LILITH A Fantasy Novel By George MacDonald - online book

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'I will not' I cried again ; and in the compassing dark, the two gleamed out like spectres that waited on the dead; neither answered me ; each stood still and sad, and looked at the other.
' Be of good comfort; we watch the flock of the great shepherd,' said the sexton to his wife.
Then he turned to me.
' Didst thou not find the air of the place pure and sweet when thou enteredst it ?' he asked.
Yes; but oh, so cold ! ' I answered.
- Then know,' he returned, and his voice was stern, ' that thou who callest thyself alive, hast brought into this chamber the odours of death, and its air will not be wholesome for the sleepers until thou art gone from it!'
They went farther into the great chamber, and I was left alone in the moonlight with the dead.
I turned to escape.
What a long way I found it back through the dead! At first I was too angry to be afraid, but as I grew calm, the still shapes grew terrible. At last, with loud offence to the gracious silence, I ran, I fled wildly, and, burst­ing out, flung-to the door behind me. It closed with an awful silence.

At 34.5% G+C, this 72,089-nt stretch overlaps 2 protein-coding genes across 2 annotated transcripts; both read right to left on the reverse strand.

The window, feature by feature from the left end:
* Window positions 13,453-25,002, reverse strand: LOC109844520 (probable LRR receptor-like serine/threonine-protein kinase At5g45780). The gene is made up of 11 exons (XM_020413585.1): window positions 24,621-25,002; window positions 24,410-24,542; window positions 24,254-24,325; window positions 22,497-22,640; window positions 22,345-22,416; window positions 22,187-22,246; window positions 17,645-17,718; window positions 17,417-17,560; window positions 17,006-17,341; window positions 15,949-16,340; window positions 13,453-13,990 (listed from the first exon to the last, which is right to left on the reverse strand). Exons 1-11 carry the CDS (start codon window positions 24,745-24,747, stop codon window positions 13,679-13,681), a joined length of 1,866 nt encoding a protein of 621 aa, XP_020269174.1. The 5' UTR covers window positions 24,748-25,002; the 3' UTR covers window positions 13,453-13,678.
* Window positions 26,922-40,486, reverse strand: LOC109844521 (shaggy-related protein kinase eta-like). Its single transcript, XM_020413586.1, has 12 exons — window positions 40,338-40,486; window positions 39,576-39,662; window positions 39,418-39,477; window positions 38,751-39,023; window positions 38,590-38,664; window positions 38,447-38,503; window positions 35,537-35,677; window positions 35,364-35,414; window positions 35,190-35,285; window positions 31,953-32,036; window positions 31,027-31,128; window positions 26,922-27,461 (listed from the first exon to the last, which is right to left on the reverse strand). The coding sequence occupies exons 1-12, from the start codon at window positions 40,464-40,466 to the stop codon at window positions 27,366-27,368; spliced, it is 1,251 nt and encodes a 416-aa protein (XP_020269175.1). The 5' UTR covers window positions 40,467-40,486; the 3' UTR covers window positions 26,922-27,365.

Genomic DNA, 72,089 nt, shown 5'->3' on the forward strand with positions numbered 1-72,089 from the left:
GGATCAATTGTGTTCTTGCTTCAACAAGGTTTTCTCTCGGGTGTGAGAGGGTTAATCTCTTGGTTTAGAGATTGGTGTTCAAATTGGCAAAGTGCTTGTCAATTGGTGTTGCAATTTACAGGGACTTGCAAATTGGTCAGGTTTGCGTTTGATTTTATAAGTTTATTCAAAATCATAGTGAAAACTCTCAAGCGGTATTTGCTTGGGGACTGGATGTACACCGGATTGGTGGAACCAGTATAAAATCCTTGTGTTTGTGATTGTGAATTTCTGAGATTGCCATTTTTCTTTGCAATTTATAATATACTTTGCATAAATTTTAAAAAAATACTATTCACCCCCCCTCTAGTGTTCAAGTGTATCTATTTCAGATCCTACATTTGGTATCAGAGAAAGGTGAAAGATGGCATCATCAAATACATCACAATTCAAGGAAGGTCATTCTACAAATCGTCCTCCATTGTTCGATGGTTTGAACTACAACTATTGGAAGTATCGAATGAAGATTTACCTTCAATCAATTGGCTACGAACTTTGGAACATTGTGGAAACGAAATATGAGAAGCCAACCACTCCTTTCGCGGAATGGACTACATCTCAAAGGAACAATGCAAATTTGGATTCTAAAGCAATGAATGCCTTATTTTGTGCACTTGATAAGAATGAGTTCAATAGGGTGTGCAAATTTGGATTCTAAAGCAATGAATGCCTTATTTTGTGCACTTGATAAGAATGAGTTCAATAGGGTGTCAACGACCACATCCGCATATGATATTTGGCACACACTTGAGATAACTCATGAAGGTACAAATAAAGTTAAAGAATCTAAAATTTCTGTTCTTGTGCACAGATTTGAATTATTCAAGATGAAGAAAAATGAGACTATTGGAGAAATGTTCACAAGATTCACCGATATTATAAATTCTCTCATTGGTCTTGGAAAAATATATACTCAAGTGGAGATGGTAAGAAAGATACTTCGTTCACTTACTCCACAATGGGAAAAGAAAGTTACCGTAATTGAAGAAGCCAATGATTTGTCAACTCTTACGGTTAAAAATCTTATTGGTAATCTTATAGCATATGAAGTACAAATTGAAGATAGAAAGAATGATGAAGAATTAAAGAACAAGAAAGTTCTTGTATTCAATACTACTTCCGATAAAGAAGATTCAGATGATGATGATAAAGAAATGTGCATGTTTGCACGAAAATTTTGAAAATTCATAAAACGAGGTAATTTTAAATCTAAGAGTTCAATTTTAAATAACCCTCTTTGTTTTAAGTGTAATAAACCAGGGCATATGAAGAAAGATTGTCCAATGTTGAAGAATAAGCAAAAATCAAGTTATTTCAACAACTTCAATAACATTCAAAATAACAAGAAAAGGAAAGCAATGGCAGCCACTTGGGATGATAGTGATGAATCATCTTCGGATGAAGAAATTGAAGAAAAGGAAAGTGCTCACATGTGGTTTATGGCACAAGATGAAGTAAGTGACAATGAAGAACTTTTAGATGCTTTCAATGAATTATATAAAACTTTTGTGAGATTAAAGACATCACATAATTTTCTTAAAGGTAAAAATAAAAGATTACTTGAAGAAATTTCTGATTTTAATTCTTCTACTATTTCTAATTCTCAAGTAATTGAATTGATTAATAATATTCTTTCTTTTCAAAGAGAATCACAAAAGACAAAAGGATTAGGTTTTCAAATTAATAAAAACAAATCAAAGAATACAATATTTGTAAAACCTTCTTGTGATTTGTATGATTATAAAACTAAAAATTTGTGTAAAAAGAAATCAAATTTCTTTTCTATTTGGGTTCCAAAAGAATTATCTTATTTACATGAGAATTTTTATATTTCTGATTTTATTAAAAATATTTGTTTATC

I stood in pitch-darkness. Feeling about me, I found a door, opened it, and was aware of the dim light of a lamp. I stood in my library, with the handle of the masked door in my hand.
Had I come to myself out of a vision ?—or lost my­self by going back to one ? "Which was the real—what I now saw, or what I had just ceased to see ? Could both be real, interpenetrating yet unmingling ?
I threw myself on a couch, and fell asleep.
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